When we determine the natural frequency of free vibration for a system, we start of by defining a reference from where displacements will be measured. I have usually seen in books, taking the reference corresponding to the equilibrium position of the system. Is this compulsory? Or the reference can be arbitrary?

  • $\begingroup$ Many times there is an offset to the data, from the measuring device. Or the equilibrium position may be unknown a-priori. But centering it will on the equilibrium pos. will usually be one of the first things to do when analyzing with the data. $\endgroup$
    – Pete W
    Sep 9, 2021 at 12:21
  • 1
    $\begingroup$ A real-world system will have many modes of vibration. In practice you often measure the motion at many different locations, and then use mathematical procedures to identify the individual mode frequencies and mode shapes. So the "origin" of the initial measurements is probably only important in a textbook type of problem. $\endgroup$
    – alephzero
    Sep 9, 2021 at 16:26
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    $\begingroup$ ... for example if I am measuring the vibration of a jet engine rotor spinning at 3000 RPM, the lowest vibration frequency of the blades is about 70 Hz (not 50 Hz which would correspond to 3000 RPM) and I am making the measurements with a laser system located 10 meters away from the engine, I certainly don't know where the "equilibrium position" of anything is until the engine is actually running! $\endgroup$
    – alephzero
    Sep 9, 2021 at 16:30

3 Answers 3


It can be arbitrary. It just simplifies the mathematics significantly. However the end result should be the same.


So you need a point, "zero point" as you really want the amplitude of the displacement as the conditions vary.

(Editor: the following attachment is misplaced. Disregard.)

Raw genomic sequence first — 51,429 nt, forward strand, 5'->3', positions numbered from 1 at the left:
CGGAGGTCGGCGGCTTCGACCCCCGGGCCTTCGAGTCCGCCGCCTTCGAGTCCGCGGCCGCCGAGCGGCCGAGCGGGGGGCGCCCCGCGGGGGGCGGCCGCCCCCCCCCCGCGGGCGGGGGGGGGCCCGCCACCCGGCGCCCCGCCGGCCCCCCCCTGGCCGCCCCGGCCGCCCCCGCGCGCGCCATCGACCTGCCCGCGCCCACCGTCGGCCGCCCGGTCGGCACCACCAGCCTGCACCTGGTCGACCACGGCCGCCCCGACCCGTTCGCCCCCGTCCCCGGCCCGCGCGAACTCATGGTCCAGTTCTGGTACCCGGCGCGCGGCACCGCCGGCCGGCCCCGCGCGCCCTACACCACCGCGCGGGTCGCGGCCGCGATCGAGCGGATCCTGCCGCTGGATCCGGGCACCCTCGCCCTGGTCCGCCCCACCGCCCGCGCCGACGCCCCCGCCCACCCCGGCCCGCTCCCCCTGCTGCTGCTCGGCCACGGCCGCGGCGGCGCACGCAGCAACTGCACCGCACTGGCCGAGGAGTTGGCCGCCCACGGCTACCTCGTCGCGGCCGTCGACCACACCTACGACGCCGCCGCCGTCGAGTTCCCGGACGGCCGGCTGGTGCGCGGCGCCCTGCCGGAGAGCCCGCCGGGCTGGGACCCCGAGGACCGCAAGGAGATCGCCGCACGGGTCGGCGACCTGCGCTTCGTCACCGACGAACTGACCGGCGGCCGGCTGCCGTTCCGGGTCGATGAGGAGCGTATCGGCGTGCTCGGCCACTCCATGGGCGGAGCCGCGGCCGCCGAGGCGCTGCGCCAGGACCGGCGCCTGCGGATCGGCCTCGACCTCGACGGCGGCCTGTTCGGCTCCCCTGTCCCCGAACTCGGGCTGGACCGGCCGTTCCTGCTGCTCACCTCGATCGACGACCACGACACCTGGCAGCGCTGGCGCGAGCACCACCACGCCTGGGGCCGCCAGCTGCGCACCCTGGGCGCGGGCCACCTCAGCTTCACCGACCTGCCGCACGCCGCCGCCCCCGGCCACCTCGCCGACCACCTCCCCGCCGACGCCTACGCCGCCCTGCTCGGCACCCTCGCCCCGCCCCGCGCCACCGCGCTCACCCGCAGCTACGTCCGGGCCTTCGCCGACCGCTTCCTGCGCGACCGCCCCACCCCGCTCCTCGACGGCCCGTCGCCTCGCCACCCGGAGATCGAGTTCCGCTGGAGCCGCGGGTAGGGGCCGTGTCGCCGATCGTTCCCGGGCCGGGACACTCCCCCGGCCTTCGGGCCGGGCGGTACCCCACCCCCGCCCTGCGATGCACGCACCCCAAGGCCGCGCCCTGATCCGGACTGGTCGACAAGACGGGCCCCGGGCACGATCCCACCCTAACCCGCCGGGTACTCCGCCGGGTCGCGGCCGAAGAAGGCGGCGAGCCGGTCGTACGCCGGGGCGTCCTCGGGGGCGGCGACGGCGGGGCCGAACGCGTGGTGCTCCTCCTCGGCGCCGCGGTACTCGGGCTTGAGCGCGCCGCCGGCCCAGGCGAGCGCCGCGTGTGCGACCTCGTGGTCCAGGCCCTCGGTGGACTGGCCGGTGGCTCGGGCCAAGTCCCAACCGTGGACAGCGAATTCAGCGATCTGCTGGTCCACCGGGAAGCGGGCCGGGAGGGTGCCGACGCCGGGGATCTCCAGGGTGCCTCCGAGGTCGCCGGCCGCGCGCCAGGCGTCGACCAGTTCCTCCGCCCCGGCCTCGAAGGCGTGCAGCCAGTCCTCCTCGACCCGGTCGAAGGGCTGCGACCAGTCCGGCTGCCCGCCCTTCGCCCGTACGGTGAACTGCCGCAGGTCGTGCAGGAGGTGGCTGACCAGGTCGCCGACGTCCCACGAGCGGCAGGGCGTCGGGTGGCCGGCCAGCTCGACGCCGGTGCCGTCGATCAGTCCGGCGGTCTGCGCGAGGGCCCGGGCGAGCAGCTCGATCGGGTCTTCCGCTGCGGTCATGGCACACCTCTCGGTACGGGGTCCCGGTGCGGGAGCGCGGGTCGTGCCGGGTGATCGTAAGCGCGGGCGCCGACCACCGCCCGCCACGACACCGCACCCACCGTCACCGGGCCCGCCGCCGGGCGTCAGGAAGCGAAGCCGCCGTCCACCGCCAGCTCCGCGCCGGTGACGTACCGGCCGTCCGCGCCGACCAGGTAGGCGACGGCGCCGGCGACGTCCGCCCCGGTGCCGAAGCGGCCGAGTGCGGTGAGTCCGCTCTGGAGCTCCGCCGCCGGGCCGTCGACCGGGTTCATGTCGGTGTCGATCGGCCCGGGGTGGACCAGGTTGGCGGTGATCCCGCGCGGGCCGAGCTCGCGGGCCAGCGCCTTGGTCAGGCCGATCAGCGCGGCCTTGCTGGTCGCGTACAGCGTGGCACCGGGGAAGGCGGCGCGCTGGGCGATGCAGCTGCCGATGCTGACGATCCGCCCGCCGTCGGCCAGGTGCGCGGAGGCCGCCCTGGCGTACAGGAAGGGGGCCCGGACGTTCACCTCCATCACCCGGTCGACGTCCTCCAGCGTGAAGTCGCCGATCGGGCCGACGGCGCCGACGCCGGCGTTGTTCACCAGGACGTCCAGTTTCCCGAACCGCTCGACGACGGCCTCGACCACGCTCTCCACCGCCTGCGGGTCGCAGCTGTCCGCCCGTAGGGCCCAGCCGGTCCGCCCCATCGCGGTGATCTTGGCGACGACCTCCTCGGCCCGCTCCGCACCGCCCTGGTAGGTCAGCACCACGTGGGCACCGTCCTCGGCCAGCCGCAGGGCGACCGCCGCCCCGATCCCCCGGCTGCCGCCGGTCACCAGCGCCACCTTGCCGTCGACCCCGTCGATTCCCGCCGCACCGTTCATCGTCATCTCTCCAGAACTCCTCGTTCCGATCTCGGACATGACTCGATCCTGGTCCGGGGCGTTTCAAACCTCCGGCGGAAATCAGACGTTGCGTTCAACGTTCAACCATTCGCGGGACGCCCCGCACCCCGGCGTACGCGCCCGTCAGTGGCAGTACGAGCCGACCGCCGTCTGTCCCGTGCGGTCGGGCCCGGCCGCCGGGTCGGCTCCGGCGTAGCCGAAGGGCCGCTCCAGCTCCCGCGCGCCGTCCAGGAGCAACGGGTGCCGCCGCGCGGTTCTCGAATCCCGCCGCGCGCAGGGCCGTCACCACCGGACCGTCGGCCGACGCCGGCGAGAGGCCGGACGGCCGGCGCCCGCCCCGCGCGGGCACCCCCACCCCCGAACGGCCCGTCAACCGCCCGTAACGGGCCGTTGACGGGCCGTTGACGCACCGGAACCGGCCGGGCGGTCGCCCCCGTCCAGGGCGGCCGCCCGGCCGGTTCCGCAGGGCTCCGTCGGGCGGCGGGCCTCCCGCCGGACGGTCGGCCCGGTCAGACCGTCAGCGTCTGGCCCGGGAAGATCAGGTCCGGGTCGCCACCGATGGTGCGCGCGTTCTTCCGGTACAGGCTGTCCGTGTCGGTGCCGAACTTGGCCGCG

if you use a moving point to measure another moving point then you have to recalculate to get the simple displacement. As long as you get the equations of movement correct the result will be the same.

As a different example, we were plowing at night. We were told to"line up" with an identifiable point on the horizon to keep the first plow line straight (this was before all the gps in tractors). My mate picked a white dot then proceeded to plow all night. In the morning his first line was found to be a curve... Lots of hilarity as he had a lot of short work to do (this is where you spend more time positioning compared to working - costs you money as you are paid for ground covered). We realised that the white dot he had picked was a sheep gently grazing across another field :) Not a fixed point then...


Any point in a wave can be arbitrarily chosen as the reference and it wouldn't change the frequency and amplitude. but it would change the phase of the wave which is essential in complex analysis and tensor calculus.

y = A sin(B(x + C)) + D

  • A is th amplitude

  • Period = 2π/B

  • phase shift is C (positive is to the left)

  • vertical shift is D

it is interesting that if you have two identical waves with a half period phase difference and you add them together the sum will be a straight line. This is the basis of noise cancelling.

Other uses of phase angle difference is in electrical motors and the key to Tesla engine.

If you add two identical waves with same phase angle you get the same frequency twice amplitude.

wave diagram


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